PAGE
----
This sentiment about the way Martin performed during his sophomore 2011 campaign may be shared by some at the top level of Panthers management if Owner Jerry Richardson's reaction to his name during a game of word association with the in an interview earlier this year with the Charlotte Observer's Tom Sorenson .
"I think he plays Safety," Richardson glossed over the former Troy cornerback's name in January. This after first retorting, "What about him?"
Even more telling than the curtness of the quote is the greater context of the conversation, during which EACH of the other players whose names were mentioned - without fail - earned some type of praise.
Wilks may well have further tipped the Panthers hand going into the Draft shortly after joining the coaching staff during Senior Bowl Week, when he commended the depth and quality of this year's defensive back Draft pool, remarking "it's probably one of the best classes they've had in years as far as corners and safeties."
There is a school of thought the team already has a replacement for Munnerlyn on its roster in Brandon Hogan. The team drafted the corner in the fourth round last year as a senior coming from West Virginia University. He was considered by many to have a first-round grade in the 2011 NFL Draft, but was befallen by a knee injury in his college's bowl game that sidelined him for the majority of the season last year. When he did get on the field against the Houston Texans late in the season, Hogan put some flashes on tape and should be healthy coming into Camp.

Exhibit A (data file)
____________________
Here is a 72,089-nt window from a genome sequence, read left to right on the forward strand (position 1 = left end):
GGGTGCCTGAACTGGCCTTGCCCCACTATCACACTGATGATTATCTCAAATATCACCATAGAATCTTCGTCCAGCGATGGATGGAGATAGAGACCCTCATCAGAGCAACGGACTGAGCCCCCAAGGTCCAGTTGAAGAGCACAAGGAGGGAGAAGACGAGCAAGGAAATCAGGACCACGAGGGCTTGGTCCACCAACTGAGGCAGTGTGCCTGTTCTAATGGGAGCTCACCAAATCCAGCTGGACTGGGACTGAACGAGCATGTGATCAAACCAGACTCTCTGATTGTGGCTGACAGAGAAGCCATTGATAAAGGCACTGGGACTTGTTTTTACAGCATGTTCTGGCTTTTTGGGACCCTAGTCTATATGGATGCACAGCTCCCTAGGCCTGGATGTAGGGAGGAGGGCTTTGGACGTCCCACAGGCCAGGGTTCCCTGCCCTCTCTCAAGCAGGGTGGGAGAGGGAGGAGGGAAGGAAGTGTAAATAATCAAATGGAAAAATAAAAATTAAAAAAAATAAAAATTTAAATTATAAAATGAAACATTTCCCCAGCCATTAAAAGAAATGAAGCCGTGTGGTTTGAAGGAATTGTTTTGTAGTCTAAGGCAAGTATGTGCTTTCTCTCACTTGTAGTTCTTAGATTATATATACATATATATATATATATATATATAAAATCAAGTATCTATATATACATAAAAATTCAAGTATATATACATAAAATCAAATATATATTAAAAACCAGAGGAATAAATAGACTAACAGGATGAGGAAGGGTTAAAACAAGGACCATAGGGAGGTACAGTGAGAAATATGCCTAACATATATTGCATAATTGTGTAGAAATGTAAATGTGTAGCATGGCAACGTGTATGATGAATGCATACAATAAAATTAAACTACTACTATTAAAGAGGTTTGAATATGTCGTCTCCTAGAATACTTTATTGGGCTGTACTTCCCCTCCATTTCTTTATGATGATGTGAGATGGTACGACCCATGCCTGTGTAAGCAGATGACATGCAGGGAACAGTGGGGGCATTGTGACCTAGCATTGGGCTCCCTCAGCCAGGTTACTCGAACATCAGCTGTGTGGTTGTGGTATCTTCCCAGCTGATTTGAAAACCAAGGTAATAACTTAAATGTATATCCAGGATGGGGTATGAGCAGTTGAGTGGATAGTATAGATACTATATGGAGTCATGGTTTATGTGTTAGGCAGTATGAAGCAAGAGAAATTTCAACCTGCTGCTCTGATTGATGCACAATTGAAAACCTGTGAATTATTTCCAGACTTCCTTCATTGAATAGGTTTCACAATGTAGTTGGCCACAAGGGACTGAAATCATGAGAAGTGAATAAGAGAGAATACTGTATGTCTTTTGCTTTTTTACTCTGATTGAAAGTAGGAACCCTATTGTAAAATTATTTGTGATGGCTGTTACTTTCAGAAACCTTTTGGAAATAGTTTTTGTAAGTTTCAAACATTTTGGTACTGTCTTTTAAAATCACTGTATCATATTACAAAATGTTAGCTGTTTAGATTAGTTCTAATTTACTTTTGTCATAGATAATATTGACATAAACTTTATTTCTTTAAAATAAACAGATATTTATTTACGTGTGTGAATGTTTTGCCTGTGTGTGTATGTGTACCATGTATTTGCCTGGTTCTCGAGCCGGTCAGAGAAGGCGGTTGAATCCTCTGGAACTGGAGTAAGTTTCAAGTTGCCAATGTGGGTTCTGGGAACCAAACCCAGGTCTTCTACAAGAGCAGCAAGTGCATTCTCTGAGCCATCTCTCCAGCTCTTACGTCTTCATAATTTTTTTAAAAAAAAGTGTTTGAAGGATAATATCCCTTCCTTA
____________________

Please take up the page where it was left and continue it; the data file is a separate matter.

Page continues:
The situation at safety is more dire, as there is no perceived savior waiting in the wings aside from Sherrod Martin, who may well be the problem.
Combine Defensive Backs
A list of Combine participants can be found on the NFL's Website at: http://www.nfl.com/combine/participants. This is a long list of athletes, including more than 35 corners and 21 safeties, which is broken into two groups at the Scouting Combine. Both groups step onto the field for workouts in Indy Tuesday.
Alabama Strong Safety Mark Barron is widely considered the best safety in this year's draft class headed into the Scouting Combine. - via www.nepatriotsdraft.com
LSU Cornerback Morris Claiborne is considered the top cornerback prospect in the NFL headed into Combine workouts, and is a player whose progress the Panthers will monitor until April. - via media.nola.com
Which of these scenarios would you prefer the Panthers take to address the defensive backfield going into next season?
Draft Claiborne at the top of the Draft. (255 votes)
Get a "well-graded" corner and mid-round safety, or vice versa. (96 votes)
Land a starting safety in the Draft, look for corner help in Free Agency, or vice versa. (52 votes)
Improve the pass rush and wait for Brandon Hogan to emerge as a starter. (132 votes)
I have a plan I'd like to explain in the comment box below. (7 votes)
542 total votes